The House GOP budget — which an overwhelming majority of Republicans in both chambers voted for — would cut Medicare in the near-term by repealing the new health care law. That would re-open the prescription drug donut hole, and rescind new guaranteed wellness benefits for seniors. It would also maintain the health care law’s $500 billion Medicare cuts — principally over-payments to private insurers participating in Medicare advantage.

It would impose much, much larger cuts in the long term. Setting aside the privatization scheme, the government saves money under the plan principally by capping Medicare spending (the value of the subsidies to private insurers) and pegging that cap to inflation — way below the rate of growth of medical costs. That’s a cut no matter how you slice it.

They’ve been at this very plan for some time.

In 2009, 137 or their 178-member minority, including Boehner, voted for the Republican alternative budget, authored by — whom else — Rep. Paul Ryan (R-WI). That budget will sound familiar. It “[p]reserves the current Medicare program for individuals 55 and older. For those under 55, the resolution gradually converts the current Medicare program into one in which Medicare beneficiaries receive a premium support payment — equivalent to 100 percent of the cost of the Medicare benefit — to purchase health coverage from a menu of Medicare-approved plans, similar to options available to members of Congress.”

The plan also reduced the prescription drug benefit for seniors with household incomes over $170,000

Despite the similarities to the current GOP budget, dozens of Republicans defected from this plan, including many members — like Dean Heller (R-NV) and Pete King (R-NY) to name two — who just walked the plank on the 2011 version.

In 2007, a similar story played out when 159 of their 202-member minority, including Boehner, voted for Ryan’s alternative. That version of his plan would have capped Medicare spending and cut it relative to the growth of health care costs, and would have imposed further means testing of the program. It didn’t lay out the precise privatization scheme included in the 2009 and 2011 Republican budgets, but it envisioned “a reform strategy that will advance the transformation of Medicare into a vital and flexible program that can meet its mission without imposing unmanageable burdens on the Nation’s medical community, and its economy.”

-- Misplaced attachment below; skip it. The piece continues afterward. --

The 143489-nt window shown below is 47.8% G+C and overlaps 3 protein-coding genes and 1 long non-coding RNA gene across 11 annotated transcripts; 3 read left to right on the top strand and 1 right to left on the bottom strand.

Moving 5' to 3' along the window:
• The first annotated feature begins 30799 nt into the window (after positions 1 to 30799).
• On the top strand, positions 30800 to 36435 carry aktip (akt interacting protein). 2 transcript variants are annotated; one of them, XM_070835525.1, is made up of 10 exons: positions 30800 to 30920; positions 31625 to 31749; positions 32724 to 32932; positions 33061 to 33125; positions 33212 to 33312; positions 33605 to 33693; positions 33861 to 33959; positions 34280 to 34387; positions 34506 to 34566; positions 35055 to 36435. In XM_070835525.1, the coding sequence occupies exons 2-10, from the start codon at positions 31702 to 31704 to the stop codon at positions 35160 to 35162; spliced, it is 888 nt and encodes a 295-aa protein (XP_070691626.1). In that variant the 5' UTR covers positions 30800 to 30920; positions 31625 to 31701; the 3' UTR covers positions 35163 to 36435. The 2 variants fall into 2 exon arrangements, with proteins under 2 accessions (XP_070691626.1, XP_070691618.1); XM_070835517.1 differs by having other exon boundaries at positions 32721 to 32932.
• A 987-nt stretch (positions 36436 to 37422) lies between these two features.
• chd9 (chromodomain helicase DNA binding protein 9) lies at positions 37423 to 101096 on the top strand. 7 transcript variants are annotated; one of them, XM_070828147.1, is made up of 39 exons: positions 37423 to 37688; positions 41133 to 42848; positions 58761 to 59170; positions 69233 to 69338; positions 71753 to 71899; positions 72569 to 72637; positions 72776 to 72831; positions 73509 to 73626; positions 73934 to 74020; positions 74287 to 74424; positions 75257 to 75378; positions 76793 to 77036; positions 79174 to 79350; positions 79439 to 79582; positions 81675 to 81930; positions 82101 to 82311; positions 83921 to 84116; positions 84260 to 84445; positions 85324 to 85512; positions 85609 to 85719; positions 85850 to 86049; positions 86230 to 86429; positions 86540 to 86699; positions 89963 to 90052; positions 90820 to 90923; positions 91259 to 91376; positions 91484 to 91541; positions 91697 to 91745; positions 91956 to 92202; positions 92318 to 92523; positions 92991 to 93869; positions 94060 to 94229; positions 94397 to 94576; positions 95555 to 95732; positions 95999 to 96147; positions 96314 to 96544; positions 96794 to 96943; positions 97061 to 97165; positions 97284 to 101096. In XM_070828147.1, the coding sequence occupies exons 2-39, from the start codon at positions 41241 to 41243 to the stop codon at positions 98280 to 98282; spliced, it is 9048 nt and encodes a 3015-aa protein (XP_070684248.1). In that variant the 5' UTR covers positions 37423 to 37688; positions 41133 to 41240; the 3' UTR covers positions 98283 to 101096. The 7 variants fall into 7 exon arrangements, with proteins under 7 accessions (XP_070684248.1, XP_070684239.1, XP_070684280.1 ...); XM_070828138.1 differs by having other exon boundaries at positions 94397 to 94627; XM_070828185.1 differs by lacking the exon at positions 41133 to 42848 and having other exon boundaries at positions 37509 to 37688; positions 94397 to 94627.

Republicans have been at this about as long as there’s been Medicare. But from time to time they make it obvious. In the 1990s, then-House Speaker Newt Gingrich proposed a milder version of the current Medicare phase out policy. His version would have preserved traditional Medicare as an option alongside a privatized program, and incentivized seniors to drop out of the government plan. Here’s how he famously described it in a speech to Blue Cross in 1996. “[W]e don’t get rid of it in round one because we don’t think that’s politically smart and we don’t think that’s the right way to go through a transition. But we believe it’s going to wither on the vine because we think people are going to voluntarily leave it.”

These votes were mostly about positioning. To the extent that they could succeed, they would have loved to, but the main ideas were to stake out bargaining stance, and draw a distinction between the GOP and the Democrats. But that’s precisely the point: if they had their way — if Congress was a parliament and Boehner was Prime Minister– this is what they would do.

Follow

Get every new post delivered to your Inbox.

Join 660 other followers